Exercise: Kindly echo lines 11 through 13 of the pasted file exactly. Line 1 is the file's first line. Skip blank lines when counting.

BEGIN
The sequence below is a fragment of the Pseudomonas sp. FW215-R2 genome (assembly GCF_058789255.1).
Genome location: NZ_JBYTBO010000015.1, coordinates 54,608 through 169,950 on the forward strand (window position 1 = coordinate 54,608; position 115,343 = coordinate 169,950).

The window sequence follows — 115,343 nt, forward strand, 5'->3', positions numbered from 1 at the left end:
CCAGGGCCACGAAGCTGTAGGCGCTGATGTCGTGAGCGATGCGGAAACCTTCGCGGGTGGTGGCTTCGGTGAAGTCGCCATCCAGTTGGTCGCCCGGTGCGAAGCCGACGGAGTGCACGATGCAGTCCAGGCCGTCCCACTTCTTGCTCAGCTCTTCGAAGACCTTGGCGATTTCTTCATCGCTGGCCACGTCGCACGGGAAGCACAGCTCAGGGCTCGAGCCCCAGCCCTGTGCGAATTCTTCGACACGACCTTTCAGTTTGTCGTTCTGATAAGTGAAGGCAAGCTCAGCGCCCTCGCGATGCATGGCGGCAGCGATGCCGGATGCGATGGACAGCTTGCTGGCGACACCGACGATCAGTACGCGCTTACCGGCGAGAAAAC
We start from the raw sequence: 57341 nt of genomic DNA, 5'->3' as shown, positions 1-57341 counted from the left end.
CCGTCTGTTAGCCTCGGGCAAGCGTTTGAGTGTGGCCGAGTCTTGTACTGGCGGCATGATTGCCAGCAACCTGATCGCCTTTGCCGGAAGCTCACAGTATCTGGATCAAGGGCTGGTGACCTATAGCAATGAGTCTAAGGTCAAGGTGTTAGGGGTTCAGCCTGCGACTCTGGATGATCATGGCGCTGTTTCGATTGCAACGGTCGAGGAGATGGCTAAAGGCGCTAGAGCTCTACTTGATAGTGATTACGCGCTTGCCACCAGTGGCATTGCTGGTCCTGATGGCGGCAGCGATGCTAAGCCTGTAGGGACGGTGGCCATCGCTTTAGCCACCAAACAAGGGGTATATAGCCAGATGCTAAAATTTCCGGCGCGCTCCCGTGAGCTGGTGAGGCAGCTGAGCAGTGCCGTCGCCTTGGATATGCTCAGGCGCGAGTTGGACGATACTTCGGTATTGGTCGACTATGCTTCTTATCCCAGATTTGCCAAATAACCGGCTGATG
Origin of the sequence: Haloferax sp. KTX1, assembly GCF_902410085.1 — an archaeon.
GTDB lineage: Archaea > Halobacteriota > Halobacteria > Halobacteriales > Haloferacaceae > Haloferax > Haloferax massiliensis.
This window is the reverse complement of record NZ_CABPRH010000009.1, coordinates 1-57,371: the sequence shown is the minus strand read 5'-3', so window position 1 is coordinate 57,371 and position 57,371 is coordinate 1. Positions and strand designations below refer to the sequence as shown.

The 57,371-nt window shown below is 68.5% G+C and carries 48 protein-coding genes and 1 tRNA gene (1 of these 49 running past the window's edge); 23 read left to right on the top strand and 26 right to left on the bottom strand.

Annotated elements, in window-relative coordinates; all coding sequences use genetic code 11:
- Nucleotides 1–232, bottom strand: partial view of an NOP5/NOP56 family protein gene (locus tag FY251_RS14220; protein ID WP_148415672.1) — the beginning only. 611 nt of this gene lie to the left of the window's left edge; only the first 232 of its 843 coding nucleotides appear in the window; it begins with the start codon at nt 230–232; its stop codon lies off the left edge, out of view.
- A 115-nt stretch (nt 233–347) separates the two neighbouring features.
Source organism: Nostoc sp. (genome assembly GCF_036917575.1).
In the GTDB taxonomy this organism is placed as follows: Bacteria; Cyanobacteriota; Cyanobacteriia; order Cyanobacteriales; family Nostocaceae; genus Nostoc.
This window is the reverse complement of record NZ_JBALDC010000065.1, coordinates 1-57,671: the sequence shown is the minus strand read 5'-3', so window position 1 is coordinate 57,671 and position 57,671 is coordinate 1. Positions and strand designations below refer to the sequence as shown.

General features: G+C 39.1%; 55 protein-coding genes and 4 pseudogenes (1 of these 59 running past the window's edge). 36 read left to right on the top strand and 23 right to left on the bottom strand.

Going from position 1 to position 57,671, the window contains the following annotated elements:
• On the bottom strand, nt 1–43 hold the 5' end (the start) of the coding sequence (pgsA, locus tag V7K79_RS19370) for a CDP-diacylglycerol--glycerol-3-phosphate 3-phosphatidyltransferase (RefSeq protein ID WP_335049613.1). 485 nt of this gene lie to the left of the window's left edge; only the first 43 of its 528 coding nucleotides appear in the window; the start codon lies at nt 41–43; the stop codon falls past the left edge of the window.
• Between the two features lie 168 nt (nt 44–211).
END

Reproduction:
Annotated elements, in window-relative coordinates; all coding sequences use genetic code 11:
- Nucleotides 1–232, bottom strand: partial view of an NOP5/NOP56 family protein gene (locus tag FY251_RS14220; protein ID WP_148415672.1) — the beginning only. 611 nt of this gene lie to the left of the window's left edge; only the first 232 of its 843 coding nucleotides appear in the window; it begins with the start codon at nt 230–232; its stop codon lies off the left edge, out of view.
- A 115-nt stretch (nt 233–347) separates the two neighbouring features.